**[03796] Polynomial System Solving in a Nutshell****Author(s)**:**Chenqi Mou**(Beihang University)

**Abstract**: In this introductory talk of the minisympoisum “Recent Advances on Polynomial System Solving”, I will give a brief overview of the problem of solving polynomial systems, including its theories, methods, softwares, and applications. In particular, basic concepts of three typical methods of Gröbner bases, triangular decomposition, and homotopy continuation for solving polynomial systems will be presented, serving as an introduction of other talks in this minisympoisum to a wider audience of different backgrounds.

**[03913] Dimension results for polynomial systems over complete toric varieties****Author(s)**:**Matías Bender**(INRIA - CMAP, École polytechnique, IPP)- Pierre-Jean Spaenlehauer (INRIA Nancy)

**Abstract**: A common computational approach to study affine varieties is to first homogenize the input defining equations. Among other reasons, we do so because the new equations have an associated grading that allows us to reduce our computations to a linear algebra problem. However, the homogenization process might introduce higher components at infinity, changing drastically the geometry of the affine object that we want to study. This is what happens when we homogenize, in the classical sense, sparse polynomials. To overcome this issue, a possible approach is to homogenize the input equations, using their Newton polytopes, over a Cox ring or a polytopal graded subring of it. However, other simpler homogenizations might be possible. In this work, we prove a combinatorial criterion to decide when a candidate homogenization is good, in the sense that it does not introduce higher components at infinity. Additionally, we use our criterion to decide which families of degrees on polytopal algebras lead to regular sequences.

**[04394] Signature-based algorithm and change of ordering for Groebner basis****Author(s)**:**Masayuki Noro**(Rikkyo University)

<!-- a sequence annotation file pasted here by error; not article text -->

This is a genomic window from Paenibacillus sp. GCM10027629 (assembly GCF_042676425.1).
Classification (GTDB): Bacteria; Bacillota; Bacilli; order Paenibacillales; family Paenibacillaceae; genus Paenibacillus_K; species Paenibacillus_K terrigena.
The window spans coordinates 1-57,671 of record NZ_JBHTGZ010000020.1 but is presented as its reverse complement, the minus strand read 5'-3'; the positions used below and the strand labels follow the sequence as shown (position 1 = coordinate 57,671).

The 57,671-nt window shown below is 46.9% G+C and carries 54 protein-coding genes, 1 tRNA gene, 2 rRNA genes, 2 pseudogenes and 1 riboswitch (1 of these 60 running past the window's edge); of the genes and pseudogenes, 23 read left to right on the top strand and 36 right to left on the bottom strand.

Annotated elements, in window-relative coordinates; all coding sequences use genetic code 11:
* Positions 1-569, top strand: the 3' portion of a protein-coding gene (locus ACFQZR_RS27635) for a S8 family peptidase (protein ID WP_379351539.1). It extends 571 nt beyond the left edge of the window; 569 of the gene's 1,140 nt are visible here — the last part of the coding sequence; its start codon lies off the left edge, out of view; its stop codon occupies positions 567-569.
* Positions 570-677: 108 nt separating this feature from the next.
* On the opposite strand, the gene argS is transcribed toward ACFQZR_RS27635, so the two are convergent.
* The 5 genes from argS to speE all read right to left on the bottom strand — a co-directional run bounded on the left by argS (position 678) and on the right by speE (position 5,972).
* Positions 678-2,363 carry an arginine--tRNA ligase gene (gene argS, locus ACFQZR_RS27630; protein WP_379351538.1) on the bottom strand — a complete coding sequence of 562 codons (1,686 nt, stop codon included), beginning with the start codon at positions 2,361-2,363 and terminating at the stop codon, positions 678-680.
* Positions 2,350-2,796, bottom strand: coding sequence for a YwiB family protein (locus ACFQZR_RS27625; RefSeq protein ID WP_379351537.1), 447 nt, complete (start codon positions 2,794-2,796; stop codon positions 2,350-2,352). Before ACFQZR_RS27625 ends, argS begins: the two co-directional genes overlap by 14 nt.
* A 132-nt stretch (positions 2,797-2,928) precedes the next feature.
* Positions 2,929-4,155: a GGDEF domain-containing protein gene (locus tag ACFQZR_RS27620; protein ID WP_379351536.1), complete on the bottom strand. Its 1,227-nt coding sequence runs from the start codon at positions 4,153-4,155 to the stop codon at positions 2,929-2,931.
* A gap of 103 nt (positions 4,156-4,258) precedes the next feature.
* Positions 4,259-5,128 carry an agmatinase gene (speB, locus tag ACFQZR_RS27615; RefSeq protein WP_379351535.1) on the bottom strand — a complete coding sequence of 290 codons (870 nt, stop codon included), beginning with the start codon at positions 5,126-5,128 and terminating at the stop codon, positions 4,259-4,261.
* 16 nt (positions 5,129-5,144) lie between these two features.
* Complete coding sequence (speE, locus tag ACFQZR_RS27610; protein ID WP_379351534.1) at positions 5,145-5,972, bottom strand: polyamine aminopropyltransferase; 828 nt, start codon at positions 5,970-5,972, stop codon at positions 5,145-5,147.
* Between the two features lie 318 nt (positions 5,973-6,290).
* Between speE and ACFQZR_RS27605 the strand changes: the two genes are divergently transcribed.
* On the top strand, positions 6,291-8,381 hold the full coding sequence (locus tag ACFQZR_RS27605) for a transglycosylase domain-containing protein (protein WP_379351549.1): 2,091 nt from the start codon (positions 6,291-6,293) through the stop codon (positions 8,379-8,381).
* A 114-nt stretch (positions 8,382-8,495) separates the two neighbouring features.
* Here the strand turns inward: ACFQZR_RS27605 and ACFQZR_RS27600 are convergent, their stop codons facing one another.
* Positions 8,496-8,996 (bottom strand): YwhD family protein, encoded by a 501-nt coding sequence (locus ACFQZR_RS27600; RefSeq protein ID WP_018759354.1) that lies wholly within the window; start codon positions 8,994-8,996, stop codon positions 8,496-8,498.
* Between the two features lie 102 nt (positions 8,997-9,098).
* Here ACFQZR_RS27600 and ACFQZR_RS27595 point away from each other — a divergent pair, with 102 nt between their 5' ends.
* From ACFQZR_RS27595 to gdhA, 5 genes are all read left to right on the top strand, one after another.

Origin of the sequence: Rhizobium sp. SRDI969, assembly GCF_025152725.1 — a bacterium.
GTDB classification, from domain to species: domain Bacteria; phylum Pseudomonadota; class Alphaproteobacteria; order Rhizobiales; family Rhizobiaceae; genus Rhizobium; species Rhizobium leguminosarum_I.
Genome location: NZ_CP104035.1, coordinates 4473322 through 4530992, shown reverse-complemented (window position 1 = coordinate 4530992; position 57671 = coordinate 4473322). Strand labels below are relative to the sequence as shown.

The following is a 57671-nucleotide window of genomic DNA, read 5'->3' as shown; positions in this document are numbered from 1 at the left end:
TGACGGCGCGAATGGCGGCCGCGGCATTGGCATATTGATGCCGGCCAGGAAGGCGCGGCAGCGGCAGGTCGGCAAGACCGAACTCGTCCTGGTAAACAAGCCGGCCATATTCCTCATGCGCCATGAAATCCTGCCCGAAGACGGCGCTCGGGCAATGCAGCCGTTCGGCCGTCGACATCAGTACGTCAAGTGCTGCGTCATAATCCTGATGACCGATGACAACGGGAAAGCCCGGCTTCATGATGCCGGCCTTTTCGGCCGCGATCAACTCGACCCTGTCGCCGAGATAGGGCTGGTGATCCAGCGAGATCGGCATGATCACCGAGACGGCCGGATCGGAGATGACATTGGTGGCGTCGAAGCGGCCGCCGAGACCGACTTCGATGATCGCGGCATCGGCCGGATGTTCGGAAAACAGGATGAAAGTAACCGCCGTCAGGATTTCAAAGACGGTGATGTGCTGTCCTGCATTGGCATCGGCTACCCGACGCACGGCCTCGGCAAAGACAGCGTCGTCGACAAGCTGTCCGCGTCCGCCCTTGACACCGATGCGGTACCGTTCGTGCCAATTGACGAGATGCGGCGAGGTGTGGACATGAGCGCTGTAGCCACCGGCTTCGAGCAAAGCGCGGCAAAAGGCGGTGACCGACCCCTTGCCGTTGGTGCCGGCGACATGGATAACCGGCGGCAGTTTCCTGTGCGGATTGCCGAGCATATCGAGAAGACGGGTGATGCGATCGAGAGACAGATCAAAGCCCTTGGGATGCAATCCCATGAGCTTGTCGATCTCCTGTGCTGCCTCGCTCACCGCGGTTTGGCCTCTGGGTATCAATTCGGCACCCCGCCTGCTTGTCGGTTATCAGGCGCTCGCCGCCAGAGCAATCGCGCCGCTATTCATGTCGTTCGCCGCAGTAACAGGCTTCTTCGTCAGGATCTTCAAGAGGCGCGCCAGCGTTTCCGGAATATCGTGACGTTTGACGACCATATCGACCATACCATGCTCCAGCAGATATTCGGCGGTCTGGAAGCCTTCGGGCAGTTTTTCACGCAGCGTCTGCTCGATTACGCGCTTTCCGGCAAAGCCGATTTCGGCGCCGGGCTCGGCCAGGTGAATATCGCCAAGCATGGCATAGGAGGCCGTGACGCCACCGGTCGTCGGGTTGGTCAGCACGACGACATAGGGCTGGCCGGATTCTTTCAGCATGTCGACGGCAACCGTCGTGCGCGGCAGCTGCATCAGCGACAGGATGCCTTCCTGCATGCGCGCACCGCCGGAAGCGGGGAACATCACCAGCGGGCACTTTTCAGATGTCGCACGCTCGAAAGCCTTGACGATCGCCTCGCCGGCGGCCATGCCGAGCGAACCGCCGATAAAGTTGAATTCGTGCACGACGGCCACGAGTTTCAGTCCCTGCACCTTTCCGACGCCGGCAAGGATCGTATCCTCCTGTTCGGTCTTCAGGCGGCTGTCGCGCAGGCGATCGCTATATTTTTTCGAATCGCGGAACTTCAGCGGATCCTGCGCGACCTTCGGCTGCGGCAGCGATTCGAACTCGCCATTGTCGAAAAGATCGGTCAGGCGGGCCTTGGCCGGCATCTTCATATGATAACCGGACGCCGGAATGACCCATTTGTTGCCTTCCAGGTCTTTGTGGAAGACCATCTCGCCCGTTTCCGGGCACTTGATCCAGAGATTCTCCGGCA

**Abstract**: Although the termination is not guaranteed, signature-based algorithm under non-compatible term orderings may give good performance for computing Groebner bases. In such cases, we can apply the notion of Hilbert function for guaranteeing the termination. The Hilbert function is given by a Groebner basis with respect to another term ordering and thus this algorithm is a kind of change of ordering. We compare its performance with the usual Hilbert driven algorithm.

**[04993] Root Separation Bounds****Author(s)**:**Vikram Sharma**(The Institute of Mathematical Sciences Chennai)

**Abstract**: Root separation bounds are a classical topic in algebraic number theory. They also play an important role in the analysis of algorithms for finding the roots of polynomials. In this talk, we will start with some classical results of Mignotte and Davenport and trace the recent development that has occurred in this area.

**[05286] On the bit complexity of roadmap algorithms****Author(s)**:**Eric Schost**(University of Waterloo)

**Abstract**: Roadmaps were introduced by Canny in order to reduce connectivity queries on semi-algebraic sets to similar questions on curves. In the last ten years, with Mohab Safey El Din, we proposed randomized algorithms with an improved complexity - in an algebraic cost model; the bit-complexity analysis remained to be done. I will report on recent work done in this direction with Jesse Elliott.